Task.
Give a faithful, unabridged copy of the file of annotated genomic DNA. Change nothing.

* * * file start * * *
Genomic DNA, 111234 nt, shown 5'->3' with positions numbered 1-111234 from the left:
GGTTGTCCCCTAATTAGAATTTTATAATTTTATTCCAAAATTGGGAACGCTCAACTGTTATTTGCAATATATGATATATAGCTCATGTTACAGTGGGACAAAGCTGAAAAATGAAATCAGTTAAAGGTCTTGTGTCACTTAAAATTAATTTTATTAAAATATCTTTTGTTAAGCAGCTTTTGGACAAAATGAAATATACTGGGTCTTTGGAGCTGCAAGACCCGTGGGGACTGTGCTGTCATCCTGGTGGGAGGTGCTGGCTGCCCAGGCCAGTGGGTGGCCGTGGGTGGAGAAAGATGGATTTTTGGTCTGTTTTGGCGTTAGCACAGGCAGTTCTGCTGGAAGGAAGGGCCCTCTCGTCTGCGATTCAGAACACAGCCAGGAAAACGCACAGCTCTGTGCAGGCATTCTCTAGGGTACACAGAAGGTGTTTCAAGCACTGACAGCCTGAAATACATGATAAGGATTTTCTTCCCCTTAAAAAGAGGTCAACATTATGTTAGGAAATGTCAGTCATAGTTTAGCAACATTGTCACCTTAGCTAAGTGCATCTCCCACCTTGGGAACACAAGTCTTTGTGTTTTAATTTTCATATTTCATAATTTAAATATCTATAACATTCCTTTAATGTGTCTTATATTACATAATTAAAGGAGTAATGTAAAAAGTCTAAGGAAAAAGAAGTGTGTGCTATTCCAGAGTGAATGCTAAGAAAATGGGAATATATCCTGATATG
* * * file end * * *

Genomic DNA, 111234 nt, shown 5'->3' with positions numbered 1-111234 from the left:
GGTTGTCCCCTAATTAGAATTTTATAATTTTATTCCAAAATTGGGAACGCTCAACTGTTATTTGCAATATATGATATATAGCTCATGTTACAGTGGGACAAAGCTGAAAAATGAAATCAGTTAAAGGTCTTGTGTCACTTAAAATTAATTTTATTAAAATATCTTTTGTTAAGCAGCTTTTGGACAAAATGAAATATACTGGGTCTTTGGAGCTGCAAGACCCGTGGGGACTGTGCTGTCATCCTGGTGGGAGGTGCTGGCTGCCCAGGCCAGTGGGTGGCCGTGGGTGGAGAAAGATGGATTTTTGGTCTGTTTTGGCGTTAGCACAGGCAGTTCTGCTGGAAGGAAGGGCCCTCTCGTCTGCGATTCAGAACACAGCCAGGAAAACGCACAGCTCTGTGCAGGCATTCTCTAGGGTACACAGAAGGTGTTTCAAGCACTGACAGCCTGAAATACATGATAAGGATTTTCTTCCCCTTAAAAAGAGGTCAACATTATGTTAGGAAATGTCAGTCATAGTTTAGCAACATTGTCACCTTAGCTAAGTGCATCTCCCACCTTGGGAACACAAGTCTTTGTGTTTTAATTTTCATATTTCATAATTTAAATATCTATAACATTCCTTTAATGTGTCTTATATTACATAATTAAAGGAGTAATGTAAAAAGTCTAAGGAAAAAGAAGTGTGTGCTATTCCAGAGTGAATGCTAAGAAAATGGGAATATATCCTGATATG